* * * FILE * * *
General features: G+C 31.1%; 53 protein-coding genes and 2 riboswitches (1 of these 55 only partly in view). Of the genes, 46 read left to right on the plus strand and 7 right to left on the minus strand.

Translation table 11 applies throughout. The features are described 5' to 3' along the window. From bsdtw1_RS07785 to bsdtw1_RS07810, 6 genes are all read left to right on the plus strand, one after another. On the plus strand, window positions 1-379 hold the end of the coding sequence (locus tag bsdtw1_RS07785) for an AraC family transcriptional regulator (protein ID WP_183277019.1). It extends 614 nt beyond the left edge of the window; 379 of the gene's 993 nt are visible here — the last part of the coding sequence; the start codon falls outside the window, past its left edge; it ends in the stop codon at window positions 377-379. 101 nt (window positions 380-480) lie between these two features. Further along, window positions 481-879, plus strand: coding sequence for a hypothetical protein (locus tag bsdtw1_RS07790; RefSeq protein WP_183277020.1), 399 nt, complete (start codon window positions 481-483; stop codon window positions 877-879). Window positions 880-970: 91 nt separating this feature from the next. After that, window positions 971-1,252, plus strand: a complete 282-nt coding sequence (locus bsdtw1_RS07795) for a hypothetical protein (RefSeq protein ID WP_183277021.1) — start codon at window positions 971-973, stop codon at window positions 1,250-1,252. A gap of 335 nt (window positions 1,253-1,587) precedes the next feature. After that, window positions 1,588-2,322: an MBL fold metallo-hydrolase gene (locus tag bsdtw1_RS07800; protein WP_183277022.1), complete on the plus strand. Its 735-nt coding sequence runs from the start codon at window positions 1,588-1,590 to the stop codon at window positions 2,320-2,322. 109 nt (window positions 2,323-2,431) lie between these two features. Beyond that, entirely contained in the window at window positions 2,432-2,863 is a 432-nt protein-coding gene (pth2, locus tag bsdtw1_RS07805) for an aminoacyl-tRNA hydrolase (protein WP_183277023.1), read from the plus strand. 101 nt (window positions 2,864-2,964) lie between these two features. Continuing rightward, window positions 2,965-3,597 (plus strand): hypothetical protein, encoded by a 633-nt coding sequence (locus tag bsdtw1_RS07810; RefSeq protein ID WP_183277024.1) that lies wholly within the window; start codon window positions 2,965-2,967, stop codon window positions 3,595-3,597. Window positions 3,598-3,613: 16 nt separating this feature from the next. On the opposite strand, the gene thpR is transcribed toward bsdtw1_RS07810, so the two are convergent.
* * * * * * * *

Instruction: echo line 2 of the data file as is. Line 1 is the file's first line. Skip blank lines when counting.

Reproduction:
Translation table 11 applies throughout. The features are described 5' to 3' along the window. From bsdtw1_RS07785 to bsdtw1_RS07810, 6 genes are all read left to right on the plus strand, one after another. On the plus strand, window positions 1-379 hold the end of the coding sequence (locus tag bsdtw1_RS07785) for an AraC family transcriptional regulator (protein ID WP_183277019.1). It extends 614 nt beyond the left edge of the window; 379 of the gene's 993 nt are visible here — the last part of the coding sequence; the start codon falls outside the window, past its left edge; it ends in the stop codon at window positions 377-379. 101 nt (window positions 380-480) lie between these two features. Further along, window positions 481-879, plus strand: coding sequence for a hypothetical protein (locus tag bsdtw1_RS07790; RefSeq protein WP_183277020.1), 399 nt, complete (start codon window positions 481-483; stop codon window positions 877-879). Window positions 880-970: 91 nt separating this feature from the next. After that, window positions 971-1,252, plus strand: a complete 282-nt coding sequence (locus bsdtw1_RS07795) for a hypothetical protein (RefSeq protein ID WP_183277021.1) — start codon at window positions 971-973, stop codon at window positions 1,250-1,252. A gap of 335 nt (window positions 1,253-1,587) precedes the next feature. After that, window positions 1,588-2,322: an MBL fold metallo-hydrolase gene (locus tag bsdtw1_RS07800; protein WP_183277022.1), complete on the plus strand. Its 735-nt coding sequence runs from the start codon at window positions 1,588-1,590 to the stop codon at window positions 2,320-2,322. 109 nt (window positions 2,323-2,431) lie between these two features. Beyond that, entirely contained in the window at window positions 2,432-2,863 is a 432-nt protein-coding gene (pth2, locus tag bsdtw1_RS07805) for an aminoacyl-tRNA hydrolase (protein WP_183277023.1), read from the plus strand. 101 nt (window positions 2,864-2,964) lie between these two features. Continuing rightward, window positions 2,965-3,597 (plus strand): hypothetical protein, encoded by a 633-nt coding sequence (locus tag bsdtw1_RS07810; RefSeq protein ID WP_183277024.1) that lies wholly within the window; start codon window positions 2,965-2,967, stop codon window positions 3,595-3,597. Window positions 3,598-3,613: 16 nt separating this feature from the next. On the opposite strand, the gene thpR is transcribed toward bsdtw1_RS07810, so the two are convergent.